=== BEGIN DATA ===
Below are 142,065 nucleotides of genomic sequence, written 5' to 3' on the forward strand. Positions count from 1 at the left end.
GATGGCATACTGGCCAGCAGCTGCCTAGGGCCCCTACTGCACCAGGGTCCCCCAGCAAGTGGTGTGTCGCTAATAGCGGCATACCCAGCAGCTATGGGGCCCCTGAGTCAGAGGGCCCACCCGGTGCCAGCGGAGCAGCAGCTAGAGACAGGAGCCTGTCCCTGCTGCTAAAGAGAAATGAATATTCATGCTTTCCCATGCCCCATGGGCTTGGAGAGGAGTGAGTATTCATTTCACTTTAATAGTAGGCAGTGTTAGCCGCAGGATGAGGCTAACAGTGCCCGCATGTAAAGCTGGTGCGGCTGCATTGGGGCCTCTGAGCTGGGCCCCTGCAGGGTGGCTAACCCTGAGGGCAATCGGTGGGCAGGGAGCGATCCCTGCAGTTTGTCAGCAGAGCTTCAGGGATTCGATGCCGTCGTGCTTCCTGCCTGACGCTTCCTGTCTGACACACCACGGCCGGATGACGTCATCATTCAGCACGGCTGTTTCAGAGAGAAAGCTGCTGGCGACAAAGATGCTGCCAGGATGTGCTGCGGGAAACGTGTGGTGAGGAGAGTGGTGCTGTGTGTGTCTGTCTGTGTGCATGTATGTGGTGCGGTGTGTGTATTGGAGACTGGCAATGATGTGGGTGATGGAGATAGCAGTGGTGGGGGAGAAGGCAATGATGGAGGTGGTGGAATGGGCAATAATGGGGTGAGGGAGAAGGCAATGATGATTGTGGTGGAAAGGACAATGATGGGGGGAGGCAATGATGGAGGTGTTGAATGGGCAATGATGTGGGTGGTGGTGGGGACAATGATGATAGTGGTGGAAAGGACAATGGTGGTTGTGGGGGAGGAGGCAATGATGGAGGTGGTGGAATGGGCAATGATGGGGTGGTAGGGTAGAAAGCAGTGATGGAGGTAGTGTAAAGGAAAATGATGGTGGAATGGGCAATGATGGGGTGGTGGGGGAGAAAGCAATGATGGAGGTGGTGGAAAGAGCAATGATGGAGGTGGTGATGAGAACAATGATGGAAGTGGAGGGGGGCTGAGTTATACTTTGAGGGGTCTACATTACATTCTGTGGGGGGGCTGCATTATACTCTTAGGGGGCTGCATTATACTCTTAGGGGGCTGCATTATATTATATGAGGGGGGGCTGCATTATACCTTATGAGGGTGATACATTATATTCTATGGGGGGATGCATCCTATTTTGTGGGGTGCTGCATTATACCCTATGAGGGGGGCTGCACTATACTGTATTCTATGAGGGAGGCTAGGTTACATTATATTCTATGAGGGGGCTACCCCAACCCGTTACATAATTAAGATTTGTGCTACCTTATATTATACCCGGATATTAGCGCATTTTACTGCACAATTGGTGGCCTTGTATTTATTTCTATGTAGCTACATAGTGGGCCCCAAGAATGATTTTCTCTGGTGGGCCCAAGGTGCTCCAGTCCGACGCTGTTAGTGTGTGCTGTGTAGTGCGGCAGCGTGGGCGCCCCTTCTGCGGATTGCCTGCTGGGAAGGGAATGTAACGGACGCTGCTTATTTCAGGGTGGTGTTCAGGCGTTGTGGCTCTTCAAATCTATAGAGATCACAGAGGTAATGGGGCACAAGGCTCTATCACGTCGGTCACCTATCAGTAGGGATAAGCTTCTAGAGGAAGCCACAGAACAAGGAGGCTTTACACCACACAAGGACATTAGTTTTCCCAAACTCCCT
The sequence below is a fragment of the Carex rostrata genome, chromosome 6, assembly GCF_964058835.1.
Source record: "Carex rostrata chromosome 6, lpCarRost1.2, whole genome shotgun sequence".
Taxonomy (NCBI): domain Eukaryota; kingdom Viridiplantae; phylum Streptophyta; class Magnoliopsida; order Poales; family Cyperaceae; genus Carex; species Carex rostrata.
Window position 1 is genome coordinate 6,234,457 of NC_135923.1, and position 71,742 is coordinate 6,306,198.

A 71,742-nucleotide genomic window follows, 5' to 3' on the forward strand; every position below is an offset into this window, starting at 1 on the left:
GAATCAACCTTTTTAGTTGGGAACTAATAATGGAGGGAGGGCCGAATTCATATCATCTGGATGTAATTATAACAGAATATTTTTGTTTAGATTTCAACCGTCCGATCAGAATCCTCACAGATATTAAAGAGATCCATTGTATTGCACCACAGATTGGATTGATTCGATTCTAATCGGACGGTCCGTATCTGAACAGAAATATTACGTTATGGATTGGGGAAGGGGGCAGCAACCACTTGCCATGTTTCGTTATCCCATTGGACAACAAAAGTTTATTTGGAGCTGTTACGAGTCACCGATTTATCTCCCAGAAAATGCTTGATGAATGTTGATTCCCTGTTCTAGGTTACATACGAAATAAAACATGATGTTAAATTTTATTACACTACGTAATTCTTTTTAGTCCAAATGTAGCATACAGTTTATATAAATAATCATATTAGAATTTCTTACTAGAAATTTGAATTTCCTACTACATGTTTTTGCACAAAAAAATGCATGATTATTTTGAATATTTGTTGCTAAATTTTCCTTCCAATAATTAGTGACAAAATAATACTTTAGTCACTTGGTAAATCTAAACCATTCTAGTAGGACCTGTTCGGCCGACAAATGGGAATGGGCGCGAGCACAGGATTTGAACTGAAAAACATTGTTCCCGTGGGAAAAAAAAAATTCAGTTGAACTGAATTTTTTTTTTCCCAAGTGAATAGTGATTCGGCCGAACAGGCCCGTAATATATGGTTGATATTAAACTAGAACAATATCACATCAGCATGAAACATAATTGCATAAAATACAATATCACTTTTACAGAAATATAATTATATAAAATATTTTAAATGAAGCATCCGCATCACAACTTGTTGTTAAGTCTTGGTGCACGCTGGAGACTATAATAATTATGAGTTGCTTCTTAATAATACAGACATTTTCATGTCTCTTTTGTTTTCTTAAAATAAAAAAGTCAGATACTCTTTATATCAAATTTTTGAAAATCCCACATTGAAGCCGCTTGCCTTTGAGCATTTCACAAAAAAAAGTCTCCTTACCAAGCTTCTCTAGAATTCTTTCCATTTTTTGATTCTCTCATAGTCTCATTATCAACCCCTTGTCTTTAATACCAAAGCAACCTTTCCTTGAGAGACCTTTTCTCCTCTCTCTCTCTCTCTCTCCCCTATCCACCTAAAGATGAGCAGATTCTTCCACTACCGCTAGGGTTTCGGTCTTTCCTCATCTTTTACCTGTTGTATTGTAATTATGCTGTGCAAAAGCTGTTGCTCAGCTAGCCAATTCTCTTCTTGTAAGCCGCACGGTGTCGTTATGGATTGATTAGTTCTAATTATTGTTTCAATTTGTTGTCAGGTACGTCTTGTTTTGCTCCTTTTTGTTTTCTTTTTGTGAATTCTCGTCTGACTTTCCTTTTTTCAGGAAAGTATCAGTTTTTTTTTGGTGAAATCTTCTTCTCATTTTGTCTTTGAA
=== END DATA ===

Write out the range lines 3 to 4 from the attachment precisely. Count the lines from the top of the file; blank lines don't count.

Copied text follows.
The sequence below is a fragment of the Carex rostrata genome, chromosome 6, assembly GCF_964058835.1.
Source record: "Carex rostrata chromosome 6, lpCarRost1.2, whole genome shotgun sequence".